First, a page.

San Francisco is a large American city with depressingly few kosher options. In the downtown area, there is only one (small) kosher restaurant, Sabra Grill, which doesn’t even deliver. Advice I received from the locals was to avoid unless there were no other options (which is often the case in SF). Their shwarma in pita was decent but nothing special. I did enjoy their fries. The restaurant is up a steep flight of stairs and is not friendly to those in wheelchairs or with baby carriages. Sabra is certified kosher by the Vaad HaKashrus of Northern California.
West of downtown, in the residential area, is Shangri La, a kosher vegan Chinese restaurant which is both tasty and affordable. I definitely recommend making the schlep there for a meal. Shangri-La is under the supervision of Orthodox Rabbinical Council of San Francisco.
In terms of restaurants, those are the only three options within the city limits.
Tourist Info: San Fran is truly a fun city for lots of travelers. While the city is widely known to Americans as a bastion of liberal thought, protests, and as a haven for the LGBT community, the city is also a great hub for culture, business, and plenty of outdoor activities. Visitors to the city can enjoy one of the city’s many parks, ferries in the SF bay (including to Alcatraz island, Sausalito, Oakland, and many other locations), biking, hiking, and a ride on the historic cable cars.
I was truly excited to ride the cable cars, and also to visit the Cable Car museum, near the center of the city, where you will learn how the cable cars operate up the city’s steep hills.
Views from the north end of the city are beautiful. Fisherman’s Wharf on the north end is a hub for shopping, some history, and a port for many of the ferries. From this point you can get great views of the bay including of Alcatraz, the Golden Gate Bridge, and the neighboring towns. Walking distance to Fisherman’s Wharf is Ghiradelli Square, a square block of shops managed by the Ghiradelli chocolate company, may selling their famous (kosher) chocolate. Definitely worth a visit for the chocolate lover.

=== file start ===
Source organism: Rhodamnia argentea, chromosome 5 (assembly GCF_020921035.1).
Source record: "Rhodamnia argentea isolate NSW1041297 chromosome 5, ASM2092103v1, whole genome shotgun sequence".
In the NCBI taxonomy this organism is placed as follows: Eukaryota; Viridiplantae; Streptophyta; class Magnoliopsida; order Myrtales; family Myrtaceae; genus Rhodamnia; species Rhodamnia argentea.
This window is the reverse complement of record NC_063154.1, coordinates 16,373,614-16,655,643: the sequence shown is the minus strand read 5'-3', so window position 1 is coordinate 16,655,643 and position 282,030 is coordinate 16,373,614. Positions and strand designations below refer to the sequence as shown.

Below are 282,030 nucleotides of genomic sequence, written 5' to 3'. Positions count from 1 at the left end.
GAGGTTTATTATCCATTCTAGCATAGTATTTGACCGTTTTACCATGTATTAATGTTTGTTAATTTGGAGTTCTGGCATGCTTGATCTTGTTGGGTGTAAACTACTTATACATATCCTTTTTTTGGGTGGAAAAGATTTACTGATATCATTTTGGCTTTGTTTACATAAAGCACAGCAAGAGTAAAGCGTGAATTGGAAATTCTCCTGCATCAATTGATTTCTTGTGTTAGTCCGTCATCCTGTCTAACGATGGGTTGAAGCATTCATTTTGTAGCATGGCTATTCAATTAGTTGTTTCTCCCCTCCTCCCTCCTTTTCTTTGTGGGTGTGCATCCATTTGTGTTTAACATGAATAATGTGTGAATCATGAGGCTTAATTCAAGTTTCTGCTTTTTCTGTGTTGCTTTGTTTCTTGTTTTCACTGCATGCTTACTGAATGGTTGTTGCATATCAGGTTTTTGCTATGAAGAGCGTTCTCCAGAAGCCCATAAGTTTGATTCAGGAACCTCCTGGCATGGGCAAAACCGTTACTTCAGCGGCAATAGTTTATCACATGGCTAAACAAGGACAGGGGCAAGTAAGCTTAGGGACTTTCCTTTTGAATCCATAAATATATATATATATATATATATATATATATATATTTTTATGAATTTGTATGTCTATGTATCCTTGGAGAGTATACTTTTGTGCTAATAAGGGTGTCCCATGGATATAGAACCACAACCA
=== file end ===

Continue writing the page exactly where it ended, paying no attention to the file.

We rented bikes nearby and took a ride along the northern coast of the city towards the Golden Gate bridge. Many people ride over the bridge to Sausilito, where we visited later on by car. Sausilito is a quaint but picturesque waterfront town with beautiful homes, shopping, and cafes, it is definitely worth a visit.
Another must “tourist” experience is taking the slow drive down Lombard Street, known as the most crookedest street in the world. It’s both fun and beautiful.
For a nice lookout point, be sure to visit Twin Peaks, where you’ll get a great view of the city and beyond. (Be sure to bring a jacket as it’s really cold and windy up top)
For the nature enthusiast, check out the massive trees and hikes at Muir Woods, about a 45 minute drive north of the city. The reserve at Muir Woods has an easy path for those with kids, strollers, and even wheelchairs to enjoy, plus harder paths for hikers.
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We spent Shabbat in the Sunset District by a nice family, and davened with them at the Adath Israel shul, the main Modern Orthodox shul in town.
As for Chabad centers / shuls, there are 8 within the city limits that I found on Chabad.org.
H/T to @RichieintheCity for all his help and advice